Using 12 biomarker probes that target aberrations previously connected to lung cancer they analyzed 59 cases of non-small cell lung cancer and 24 controls including smokers and non-smokers. Findings showed 1) a highly significant difference in the average number of abnormal cells in the blood of cases and controls. 2) abnormal cells were significantly associated with the stage of the disease with cells increasing as the disease progressed. 3) Eight of the biomarkers had a strong overall correlation between the circulating abnormal cells and tumors. More information can be found in the above named journal.

New Method to Predict the Risk of Invasive Breast Cancer

Friday, May 7th, 2010


A new study reported online by the Journal of the National Cancer Institute concluded that women with ductal carcinoma in situ (DCIS) that is the most common form of non-invasive breast cancer will have the opportunity to be more selective about their treatment in the future. This is a result of discovering a way to predict which women with DCIS are at risk of developing more invasive tumors later in life.
Following the medical histories of 1,162 women aged 40 and older who were diagnosed with DCIS and treated with lumpectomy, the researchers found two factors predictive of risk of developing invasive cancer within 8 years after a diagnosis of DSCI. These were the method by which the cancer was detected (lump or mammography) and the expression of several biomarkers (estrogen receptor, progesterone receptor, Ki67 antigen, p16, epidermal growth factor receptor-2, and cyclooxygenase-2). Results showed that a breast lump diagnosed as DSCI was more predictive of a higher risk of later invasive cancer than DSCI diagnosed by mammography. In addition, different combinations of biomarkers identified on the initial DSCI tissue were associated with different levels of risk of invasive cancer. Women who had high levels of p16, cyclooxygenase-2, and Ki67 were more likely to develop invasive cancer after their initial DCSI diagnoses and these markers will predict as far as 8 years in the future. One of the researchers said the findings show that the group of patients with the lowest risk has only a 2 percent chance of developing invasive cancer by 5 years and 4 percent chance at 8 years. He further said “This is an exciting and powerful beginning to be able to predict which pre-cancers will lie dormant and which will lead to invasive cancers. For the first time, we’ve identified that group of patients who have the lowest risk and the group at highest risk of developing invasive cancer. It’s a big step.”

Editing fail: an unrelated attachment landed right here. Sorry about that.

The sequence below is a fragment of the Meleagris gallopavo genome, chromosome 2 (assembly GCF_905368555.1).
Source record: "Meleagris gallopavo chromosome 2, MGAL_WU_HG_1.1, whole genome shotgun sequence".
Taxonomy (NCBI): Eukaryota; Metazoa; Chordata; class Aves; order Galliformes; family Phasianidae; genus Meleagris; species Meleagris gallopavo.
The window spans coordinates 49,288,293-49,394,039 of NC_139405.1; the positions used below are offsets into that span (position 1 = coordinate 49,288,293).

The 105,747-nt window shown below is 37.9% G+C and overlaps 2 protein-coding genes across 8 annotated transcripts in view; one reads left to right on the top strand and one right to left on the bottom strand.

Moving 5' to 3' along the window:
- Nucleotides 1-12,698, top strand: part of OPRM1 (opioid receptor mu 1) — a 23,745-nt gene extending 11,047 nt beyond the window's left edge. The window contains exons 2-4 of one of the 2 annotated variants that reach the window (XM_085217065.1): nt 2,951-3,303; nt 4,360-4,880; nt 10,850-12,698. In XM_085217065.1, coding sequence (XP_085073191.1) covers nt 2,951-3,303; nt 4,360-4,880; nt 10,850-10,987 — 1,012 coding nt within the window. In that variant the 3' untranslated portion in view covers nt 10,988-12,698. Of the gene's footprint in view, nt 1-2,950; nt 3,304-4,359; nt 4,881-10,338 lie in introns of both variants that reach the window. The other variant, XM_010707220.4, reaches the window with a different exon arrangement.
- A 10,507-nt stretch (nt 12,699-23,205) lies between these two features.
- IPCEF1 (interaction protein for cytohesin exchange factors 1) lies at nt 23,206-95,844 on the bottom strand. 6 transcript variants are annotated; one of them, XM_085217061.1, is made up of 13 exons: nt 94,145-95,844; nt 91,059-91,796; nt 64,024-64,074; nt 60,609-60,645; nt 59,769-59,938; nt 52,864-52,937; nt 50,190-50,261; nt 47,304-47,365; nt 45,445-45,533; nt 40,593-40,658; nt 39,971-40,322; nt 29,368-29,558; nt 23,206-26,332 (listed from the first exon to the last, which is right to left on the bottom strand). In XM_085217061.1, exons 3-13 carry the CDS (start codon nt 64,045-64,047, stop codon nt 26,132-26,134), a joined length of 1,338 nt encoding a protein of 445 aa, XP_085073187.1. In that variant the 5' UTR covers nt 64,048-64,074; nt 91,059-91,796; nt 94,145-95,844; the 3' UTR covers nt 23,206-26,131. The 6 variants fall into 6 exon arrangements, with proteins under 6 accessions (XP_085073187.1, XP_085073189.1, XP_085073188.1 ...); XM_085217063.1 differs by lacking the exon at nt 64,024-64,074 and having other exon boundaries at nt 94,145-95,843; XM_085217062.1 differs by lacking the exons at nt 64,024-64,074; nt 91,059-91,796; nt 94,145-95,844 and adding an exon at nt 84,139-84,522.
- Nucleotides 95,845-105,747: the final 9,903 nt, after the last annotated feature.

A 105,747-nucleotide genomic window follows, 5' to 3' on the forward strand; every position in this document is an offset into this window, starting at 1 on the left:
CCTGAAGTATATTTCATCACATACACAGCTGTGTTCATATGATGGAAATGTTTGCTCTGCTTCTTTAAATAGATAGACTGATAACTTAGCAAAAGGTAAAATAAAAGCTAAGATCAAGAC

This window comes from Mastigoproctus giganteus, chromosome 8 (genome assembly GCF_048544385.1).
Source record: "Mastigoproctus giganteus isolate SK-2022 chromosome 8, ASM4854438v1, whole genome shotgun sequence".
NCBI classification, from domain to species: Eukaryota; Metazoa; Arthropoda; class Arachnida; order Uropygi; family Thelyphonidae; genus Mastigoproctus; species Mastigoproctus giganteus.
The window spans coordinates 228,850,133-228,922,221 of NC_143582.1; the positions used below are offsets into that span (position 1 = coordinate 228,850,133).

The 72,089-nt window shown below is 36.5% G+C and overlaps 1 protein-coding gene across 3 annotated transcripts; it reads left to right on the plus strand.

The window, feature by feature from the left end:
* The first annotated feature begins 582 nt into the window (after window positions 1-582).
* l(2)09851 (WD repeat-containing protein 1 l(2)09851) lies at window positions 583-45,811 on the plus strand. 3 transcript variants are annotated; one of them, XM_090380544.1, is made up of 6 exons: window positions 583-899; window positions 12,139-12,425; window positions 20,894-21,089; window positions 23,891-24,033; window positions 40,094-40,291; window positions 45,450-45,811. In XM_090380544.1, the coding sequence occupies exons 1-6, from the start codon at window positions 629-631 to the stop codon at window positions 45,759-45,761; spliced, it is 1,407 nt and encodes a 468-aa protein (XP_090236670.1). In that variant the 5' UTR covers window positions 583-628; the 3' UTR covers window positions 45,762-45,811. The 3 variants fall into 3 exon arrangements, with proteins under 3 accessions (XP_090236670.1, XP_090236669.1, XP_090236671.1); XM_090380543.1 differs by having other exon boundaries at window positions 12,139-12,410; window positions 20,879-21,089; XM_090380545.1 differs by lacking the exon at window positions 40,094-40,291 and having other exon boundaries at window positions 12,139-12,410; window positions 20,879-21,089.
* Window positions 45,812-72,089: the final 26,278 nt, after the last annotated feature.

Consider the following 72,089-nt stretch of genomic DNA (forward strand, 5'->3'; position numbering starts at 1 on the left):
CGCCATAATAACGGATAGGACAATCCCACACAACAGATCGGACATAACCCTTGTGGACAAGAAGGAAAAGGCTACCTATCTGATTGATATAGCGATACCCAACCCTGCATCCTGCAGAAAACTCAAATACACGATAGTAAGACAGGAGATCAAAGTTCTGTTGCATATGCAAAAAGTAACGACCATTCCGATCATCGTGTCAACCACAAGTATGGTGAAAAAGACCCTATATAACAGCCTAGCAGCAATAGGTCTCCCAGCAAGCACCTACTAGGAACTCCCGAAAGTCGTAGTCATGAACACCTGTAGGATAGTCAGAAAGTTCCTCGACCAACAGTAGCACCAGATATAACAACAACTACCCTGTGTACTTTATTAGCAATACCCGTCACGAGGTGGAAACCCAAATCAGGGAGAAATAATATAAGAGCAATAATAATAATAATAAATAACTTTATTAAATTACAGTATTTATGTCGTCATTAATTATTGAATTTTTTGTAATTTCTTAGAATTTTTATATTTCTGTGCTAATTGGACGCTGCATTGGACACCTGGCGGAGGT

Future Prospects for Diagnosing Lung Cancer With Blood Tests

Friday, January 29th, 2010


In an effort to let lung cancer patients avoid invasive diagnostic procedures such as biopsies or cancer producing high radiation procedures such as CT scanning and to develop a more accurate diagnostic procedure researchers are investigating blood tests. In a study presented at the AACR-IASLC Joint Conference on Molecular Origins of Lung Cancer Dr Steve Dubinett and colleagues at the Lung Cancer Center at the David Geffen School of Medicine at the University of California in Los Angeles developed a 40-marker panel of potential lung cancer biomarkers based upon investigation of 90 patients with lung cancer and 56 controls believed to be at high risk because of smoking histories. These biomarkers correctly identified those with lung cancer 88% of the time and correctly identified those without lung cancer 79% of the time. Thus, the tests had a good sensitivity and specificity (ability of the test to correctly identify those who had the disease when they had it and to correctly identify those who did not have the disease when they did not have it). Although the researchers said the findings are preliminary and would not be available for several years, the fact that 21 of the 40 biomarker panel were significantly different between patients with stage 1 non-small cell lung cancer and the controls is promising.